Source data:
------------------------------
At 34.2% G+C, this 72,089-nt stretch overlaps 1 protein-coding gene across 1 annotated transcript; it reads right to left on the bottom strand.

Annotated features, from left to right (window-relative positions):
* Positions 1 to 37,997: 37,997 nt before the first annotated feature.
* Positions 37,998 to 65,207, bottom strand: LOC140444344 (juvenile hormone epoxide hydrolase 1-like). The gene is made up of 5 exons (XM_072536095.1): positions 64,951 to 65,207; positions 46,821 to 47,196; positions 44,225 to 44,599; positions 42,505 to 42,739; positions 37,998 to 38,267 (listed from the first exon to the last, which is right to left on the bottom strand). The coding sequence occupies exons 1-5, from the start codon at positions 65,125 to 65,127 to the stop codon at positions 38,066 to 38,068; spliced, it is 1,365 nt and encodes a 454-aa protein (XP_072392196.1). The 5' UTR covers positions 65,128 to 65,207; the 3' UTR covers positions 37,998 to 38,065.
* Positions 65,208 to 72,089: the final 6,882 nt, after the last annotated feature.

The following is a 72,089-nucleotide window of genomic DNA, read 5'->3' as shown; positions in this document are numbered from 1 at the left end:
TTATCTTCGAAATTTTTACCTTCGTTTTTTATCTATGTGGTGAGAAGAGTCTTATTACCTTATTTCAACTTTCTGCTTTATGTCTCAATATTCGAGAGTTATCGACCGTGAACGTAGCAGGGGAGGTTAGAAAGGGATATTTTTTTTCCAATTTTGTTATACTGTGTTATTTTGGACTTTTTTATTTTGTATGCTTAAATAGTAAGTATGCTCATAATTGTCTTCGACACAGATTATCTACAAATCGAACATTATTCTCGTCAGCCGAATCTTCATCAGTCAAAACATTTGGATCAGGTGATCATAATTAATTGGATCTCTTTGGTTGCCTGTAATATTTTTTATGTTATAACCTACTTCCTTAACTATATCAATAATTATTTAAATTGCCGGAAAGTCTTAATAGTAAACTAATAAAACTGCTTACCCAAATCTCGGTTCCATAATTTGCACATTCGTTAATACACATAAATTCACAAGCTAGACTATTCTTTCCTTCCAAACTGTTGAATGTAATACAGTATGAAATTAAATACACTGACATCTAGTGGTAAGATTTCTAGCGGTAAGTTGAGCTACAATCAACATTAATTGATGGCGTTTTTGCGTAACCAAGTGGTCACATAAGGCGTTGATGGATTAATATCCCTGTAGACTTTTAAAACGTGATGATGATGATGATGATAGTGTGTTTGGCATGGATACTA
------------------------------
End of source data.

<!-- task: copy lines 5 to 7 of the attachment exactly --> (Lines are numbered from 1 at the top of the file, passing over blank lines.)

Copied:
* Positions 65,208 to 72,089: the final 6,882 nt, after the last annotated feature.

The following is a 72,089-nucleotide window of genomic DNA, read 5'->3' as shown; positions in this document are numbered from 1 at the left end:
TTATCTTCGAAATTTTTACCTTCGTTTTTTATCTATGTGGTGAGAAGAGTCTTATTACCTTATTTCAACTTTCTGCTTTATGTCTCAATATTCGAGAGTTATCGACCGTGAACGTAGCAGGGGAGGTTAGAAAGGGATATTTTTTTTCCAATTTTGTTATACTGTGTTATTTTGGACTTTTTTATTTTGTATGCTTAAATAGTAAGTATGCTCATAATTGTCTTCGACACAGATTATCTACAAATCGAACATTATTCTCGTCAGCCGAATCTTCATCAGTCAAAACATTTGGATCAGGTGATCATAATTAATTGGATCTCTTTGGTTGCCTGTAATATTTTTTATGTTATAACCTACTTCCTTAACTATATCAATAATTATTTAAATTGCCGGAAAGTCTTAATAGTAAACTAATAAAACTGCTTACCCAAATCTCGGTTCCATAATTTGCACATTCGTTAATACACATAAATTCACAAGCTAGACTATTCTTTCCTTCCAAACTGTTGAATGTAATACAGTATGAAATTAAATACACTGACATCTAGTGGTAAGATTTCTAGCGGTAAGTTGAGCTACAATCAACATTAATTGATGGCGTTTTTGCGTAACCAAGTGGTCACATAAGGCGTTGATGGATTAATATCCCTGTAGACTTTTAAAACGTGATGATGATGATGATGATAGTGTGTTTGGCATGGATACTA